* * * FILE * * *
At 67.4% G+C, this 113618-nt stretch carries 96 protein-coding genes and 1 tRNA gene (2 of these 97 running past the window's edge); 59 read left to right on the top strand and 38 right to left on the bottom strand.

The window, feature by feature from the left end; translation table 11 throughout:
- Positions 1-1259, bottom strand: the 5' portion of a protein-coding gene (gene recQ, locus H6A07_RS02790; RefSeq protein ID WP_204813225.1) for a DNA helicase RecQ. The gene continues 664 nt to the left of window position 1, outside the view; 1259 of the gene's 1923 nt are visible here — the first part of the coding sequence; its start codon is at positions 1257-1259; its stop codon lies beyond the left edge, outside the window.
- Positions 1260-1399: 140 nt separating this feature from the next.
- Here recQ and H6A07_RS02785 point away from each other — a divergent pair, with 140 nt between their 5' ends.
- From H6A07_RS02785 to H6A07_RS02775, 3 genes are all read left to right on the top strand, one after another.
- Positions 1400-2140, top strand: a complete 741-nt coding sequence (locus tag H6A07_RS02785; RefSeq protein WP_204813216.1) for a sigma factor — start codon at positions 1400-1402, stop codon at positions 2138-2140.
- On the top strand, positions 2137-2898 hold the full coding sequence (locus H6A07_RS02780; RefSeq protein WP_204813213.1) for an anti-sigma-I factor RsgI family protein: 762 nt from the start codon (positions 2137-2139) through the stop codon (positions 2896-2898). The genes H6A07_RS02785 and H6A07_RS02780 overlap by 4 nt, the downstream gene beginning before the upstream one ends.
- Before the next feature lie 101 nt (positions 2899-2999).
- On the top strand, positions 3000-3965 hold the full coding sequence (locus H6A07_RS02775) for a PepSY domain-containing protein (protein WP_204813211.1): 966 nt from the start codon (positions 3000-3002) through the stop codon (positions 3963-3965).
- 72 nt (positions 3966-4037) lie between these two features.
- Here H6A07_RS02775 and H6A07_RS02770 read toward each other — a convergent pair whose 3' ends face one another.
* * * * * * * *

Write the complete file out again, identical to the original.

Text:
At 67.4% G+C, this 113618-nt stretch carries 96 protein-coding genes and 1 tRNA gene (2 of these 97 running past the window's edge); 59 read left to right on the top strand and 38 right to left on the bottom strand.

The window, feature by feature from the left end; translation table 11 throughout:
- Positions 1-1259, bottom strand: the 5' portion of a protein-coding gene (gene recQ, locus H6A07_RS02790; RefSeq protein ID WP_204813225.1) for a DNA helicase RecQ. The gene continues 664 nt to the left of window position 1, outside the view; 1259 of the gene's 1923 nt are visible here — the first part of the coding sequence; its start codon is at positions 1257-1259; its stop codon lies beyond the left edge, outside the window.
- Positions 1260-1399: 140 nt separating this feature from the next.
- Here recQ and H6A07_RS02785 point away from each other — a divergent pair, with 140 nt between their 5' ends.
- From H6A07_RS02785 to H6A07_RS02775, 3 genes are all read left to right on the top strand, one after another.
- Positions 1400-2140, top strand: a complete 741-nt coding sequence (locus tag H6A07_RS02785; RefSeq protein WP_204813216.1) for a sigma factor — start codon at positions 1400-1402, stop codon at positions 2138-2140.
- On the top strand, positions 2137-2898 hold the full coding sequence (locus H6A07_RS02780; RefSeq protein WP_204813213.1) for an anti-sigma-I factor RsgI family protein: 762 nt from the start codon (positions 2137-2139) through the stop codon (positions 2896-2898). The genes H6A07_RS02785 and H6A07_RS02780 overlap by 4 nt, the downstream gene beginning before the upstream one ends.
- Before the next feature lie 101 nt (positions 2899-2999).
- On the top strand, positions 3000-3965 hold the full coding sequence (locus H6A07_RS02775) for a PepSY domain-containing protein (protein WP_204813211.1): 966 nt from the start codon (positions 3000-3002) through the stop codon (positions 3963-3965).
- 72 nt (positions 3966-4037) lie between these two features.
- Here H6A07_RS02775 and H6A07_RS02770 read toward each other — a convergent pair whose 3' ends face one another.